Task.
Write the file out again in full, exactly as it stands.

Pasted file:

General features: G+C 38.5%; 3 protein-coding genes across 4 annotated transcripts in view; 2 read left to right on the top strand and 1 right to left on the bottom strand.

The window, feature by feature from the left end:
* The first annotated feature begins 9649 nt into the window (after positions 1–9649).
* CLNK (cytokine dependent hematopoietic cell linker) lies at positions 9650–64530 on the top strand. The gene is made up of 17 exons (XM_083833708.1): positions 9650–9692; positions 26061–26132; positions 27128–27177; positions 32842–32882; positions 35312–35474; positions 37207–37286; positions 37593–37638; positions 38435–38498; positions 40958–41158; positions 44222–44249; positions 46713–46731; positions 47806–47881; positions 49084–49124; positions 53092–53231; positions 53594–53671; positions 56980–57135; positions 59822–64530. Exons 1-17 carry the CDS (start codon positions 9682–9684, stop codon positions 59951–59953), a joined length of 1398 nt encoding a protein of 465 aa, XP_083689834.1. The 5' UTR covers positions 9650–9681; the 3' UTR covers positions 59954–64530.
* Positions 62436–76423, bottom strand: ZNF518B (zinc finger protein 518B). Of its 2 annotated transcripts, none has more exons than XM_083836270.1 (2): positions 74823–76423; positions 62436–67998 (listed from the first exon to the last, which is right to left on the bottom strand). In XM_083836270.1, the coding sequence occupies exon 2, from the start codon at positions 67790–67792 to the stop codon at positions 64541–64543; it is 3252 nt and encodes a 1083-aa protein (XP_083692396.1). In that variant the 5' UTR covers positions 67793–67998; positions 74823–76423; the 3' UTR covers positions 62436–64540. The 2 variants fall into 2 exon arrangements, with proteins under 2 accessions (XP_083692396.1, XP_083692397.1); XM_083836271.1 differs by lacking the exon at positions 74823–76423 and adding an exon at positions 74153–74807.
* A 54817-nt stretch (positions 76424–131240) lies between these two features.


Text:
General features: G+C 38.5%; 3 protein-coding genes across 4 annotated transcripts in view; 2 read left to right on the top strand and 1 right to left on the bottom strand.

The window, feature by feature from the left end:
* The first annotated feature begins 9649 nt into the window (after positions 1–9649).
* CLNK (cytokine dependent hematopoietic cell linker) lies at positions 9650–64530 on the top strand. The gene is made up of 17 exons (XM_083833708.1): positions 9650–9692; positions 26061–26132; positions 27128–27177; positions 32842–32882; positions 35312–35474; positions 37207–37286; positions 37593–37638; positions 38435–38498; positions 40958–41158; positions 44222–44249; positions 46713–46731; positions 47806–47881; positions 49084–49124; positions 53092–53231; positions 53594–53671; positions 56980–57135; positions 59822–64530. Exons 1-17 carry the CDS (start codon positions 9682–9684, stop codon positions 59951–59953), a joined length of 1398 nt encoding a protein of 465 aa, XP_083689834.1. The 5' UTR covers positions 9650–9681; the 3' UTR covers positions 59954–64530.
* Positions 62436–76423, bottom strand: ZNF518B (zinc finger protein 518B). Of its 2 annotated transcripts, none has more exons than XM_083836270.1 (2): positions 74823–76423; positions 62436–67998 (listed from the first exon to the last, which is right to left on the bottom strand). In XM_083836270.1, the coding sequence occupies exon 2, from the start codon at positions 67790–67792 to the stop codon at positions 64541–64543; it is 3252 nt and encodes a 1083-aa protein (XP_083692396.1). In that variant the 5' UTR covers positions 67793–67998; positions 74823–76423; the 3' UTR covers positions 62436–64540. The 2 variants fall into 2 exon arrangements, with proteins under 2 accessions (XP_083692396.1, XP_083692397.1); XM_083836271.1 differs by lacking the exon at positions 74823–76423 and adding an exon at positions 74153–74807.
* A 54817-nt stretch (positions 76424–131240) lies between these two features.